Saturday, February 20, 2010

The Armey At CPAC

Understandably, this year's Conservative Political Action Conference produced some truly outrageous statements.

Young America's Foundation spokesman Jason Mattera compared the gathering to Woodstock, quipping "except that unlike the last gathering, our women are beautiful, we speak in complete sentences and our notion of freedom doesn’t consist of snorting cocaine, which is certainly one thing that separates us from Barack Obama.”

Speaking of Tiger Woods' wife, Tim Pawlenty joked "I've had enough. We should take a page out of her playbook and take a 9-iron and smash the window out of big government."

Introducing fanatically pro-corporate and anti-income tax crusader Grover Norquist, Human Events editor Jed Babbit stated "I'm just really, really glad it wasn't him identified as flying that plane into the I.R.S. building."

Dick Armey did not disappoint the attendees, declaring (first video below) of President Obama "You're intellectually shallow. You're a romantic. You're self-indulgent. You have no ability.... There's nothing so arrogant as a self-righteous income-redistributor."

It was the most offensive remark made by the former Texas congressman and current chairman of Freedom Works, of whom Chris Matthews said (remark at end of video, the second below) on Thursday "I like Dick Armey a lot." It rivaled in bad taste Armey's comment when he appeared (third video below) with Salon's Joan Walsh on Hardball, twice condescendingly telling her "give it a rest" and then blurting "I am so damned glad that you could never be my wife because I surely wouldn't have to listen to that prattle from you- every day."

But neither of those was as ridiculous as another comment (fourth video below) made by Armey at CPAC, wherein he referred to the U.S.A. as having "the greatest health care in the world," with, among other things, the "greatest accessibility.... and that which is in fact copied by the rest of the world."

No need, here, to go into the statistics demonstrating that our nation on health care spends more than twice as much per capita as any other developed nation with outcomes no better than most. Or that over 30 million individuals residing here legally lack health insurance. Or that no other nation is rushing around to mimic our heath care system. It has been explained and described by so many others.

The New York Times noted in an editorial printed yesterday that a Blue Cross Blue Shield plan in Michigan "settled" with regulators for a 22% rate increase after seeking a 56% increase. In California, Anthem Blue Cross, a subsidiary of Well point, has announced an average increase of 25% for persons in the individual market. Paul Krugman noted in his New York Times column yesterday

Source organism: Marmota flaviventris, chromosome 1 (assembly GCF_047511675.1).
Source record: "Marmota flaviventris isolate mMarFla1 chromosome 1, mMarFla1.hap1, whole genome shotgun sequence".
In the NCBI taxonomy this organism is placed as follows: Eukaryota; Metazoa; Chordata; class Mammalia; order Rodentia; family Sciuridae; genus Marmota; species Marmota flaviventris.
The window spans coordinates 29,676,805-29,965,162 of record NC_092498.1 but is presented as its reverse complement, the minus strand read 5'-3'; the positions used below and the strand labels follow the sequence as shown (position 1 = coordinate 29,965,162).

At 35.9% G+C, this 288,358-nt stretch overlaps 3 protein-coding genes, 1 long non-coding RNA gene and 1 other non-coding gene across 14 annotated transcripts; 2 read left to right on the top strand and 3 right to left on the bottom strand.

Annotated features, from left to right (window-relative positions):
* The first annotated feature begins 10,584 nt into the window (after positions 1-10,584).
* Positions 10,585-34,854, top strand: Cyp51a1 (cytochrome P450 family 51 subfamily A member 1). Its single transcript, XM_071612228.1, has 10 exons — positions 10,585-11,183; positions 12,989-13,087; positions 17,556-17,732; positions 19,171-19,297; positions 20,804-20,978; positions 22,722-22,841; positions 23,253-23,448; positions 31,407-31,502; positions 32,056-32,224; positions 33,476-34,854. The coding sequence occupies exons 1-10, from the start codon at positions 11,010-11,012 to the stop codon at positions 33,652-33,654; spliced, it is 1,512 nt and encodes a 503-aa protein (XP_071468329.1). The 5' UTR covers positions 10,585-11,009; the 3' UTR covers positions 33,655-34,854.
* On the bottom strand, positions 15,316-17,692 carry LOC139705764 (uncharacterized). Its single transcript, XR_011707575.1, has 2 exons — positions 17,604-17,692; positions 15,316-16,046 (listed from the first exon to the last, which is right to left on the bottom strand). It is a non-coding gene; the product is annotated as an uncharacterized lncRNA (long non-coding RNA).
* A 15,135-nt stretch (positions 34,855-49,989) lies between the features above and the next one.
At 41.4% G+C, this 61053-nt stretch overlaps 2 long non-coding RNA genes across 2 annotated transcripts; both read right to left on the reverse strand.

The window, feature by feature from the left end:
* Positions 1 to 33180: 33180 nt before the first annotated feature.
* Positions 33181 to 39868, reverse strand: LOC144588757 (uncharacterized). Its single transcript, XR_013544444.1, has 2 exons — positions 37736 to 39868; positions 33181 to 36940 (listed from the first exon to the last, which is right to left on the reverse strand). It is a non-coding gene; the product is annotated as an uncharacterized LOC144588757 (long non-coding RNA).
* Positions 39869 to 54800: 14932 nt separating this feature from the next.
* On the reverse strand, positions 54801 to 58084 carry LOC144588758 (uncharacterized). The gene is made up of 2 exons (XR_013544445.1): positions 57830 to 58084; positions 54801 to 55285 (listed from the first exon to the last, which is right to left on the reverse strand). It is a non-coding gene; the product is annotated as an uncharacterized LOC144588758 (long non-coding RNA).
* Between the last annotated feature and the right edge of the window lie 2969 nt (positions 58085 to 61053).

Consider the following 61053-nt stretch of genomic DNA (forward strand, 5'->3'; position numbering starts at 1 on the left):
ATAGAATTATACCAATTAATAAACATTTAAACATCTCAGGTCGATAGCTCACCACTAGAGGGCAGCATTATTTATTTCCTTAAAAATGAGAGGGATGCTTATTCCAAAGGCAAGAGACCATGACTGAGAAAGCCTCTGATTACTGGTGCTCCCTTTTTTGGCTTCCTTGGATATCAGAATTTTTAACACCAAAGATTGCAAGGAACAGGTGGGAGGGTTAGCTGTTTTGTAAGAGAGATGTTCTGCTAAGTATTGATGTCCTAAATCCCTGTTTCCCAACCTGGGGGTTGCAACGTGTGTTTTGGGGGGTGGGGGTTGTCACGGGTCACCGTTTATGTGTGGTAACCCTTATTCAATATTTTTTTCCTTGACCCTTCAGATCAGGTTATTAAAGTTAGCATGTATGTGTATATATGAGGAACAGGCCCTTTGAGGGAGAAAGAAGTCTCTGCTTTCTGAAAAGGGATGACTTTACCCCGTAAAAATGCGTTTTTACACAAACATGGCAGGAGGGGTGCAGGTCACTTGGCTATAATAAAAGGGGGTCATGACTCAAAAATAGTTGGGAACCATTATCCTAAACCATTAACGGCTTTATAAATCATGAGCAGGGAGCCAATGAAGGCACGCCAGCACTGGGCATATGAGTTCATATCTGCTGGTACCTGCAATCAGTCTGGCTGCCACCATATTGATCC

what WellPoint claims is that it has been forced to raise premiums because of “challenging economic times”: cash-strapped Californians have been dropping their policies or shifting into less-comprehensive plans. Those retaining coverage tend to be people with high current medical expenses. And the result, says the company, is a drastically worsening risk pool: in effect, a death spiral.

Krugman points out that "California's individual insurance market is already notable for its lack of regulation, certainly as compared with states like New York — yet the market is collapsing anyway." This makes a farce out of Armey's claim "the solution is not more government control, the solution is less government control."

Few Republicans these days are so bold, and absurd, as to claim there is not a serious health care problem in this nation. Still, no Republican, and few members of the mainstream media, will stand up to denounce Armey's ridicule of a "crisis in health care" as "a notion you're (Obama) getting away with peddling."

Democrats should be assigned some responsibility, after a year of health care debate, for not having so demolished the self-interested complacency of individuals who spread such myths. Nonetheless, the primary blame needs to be assigned to Dick Armey and others acting out of self-interest who refuse to address, and only obsure, our health care crisis.

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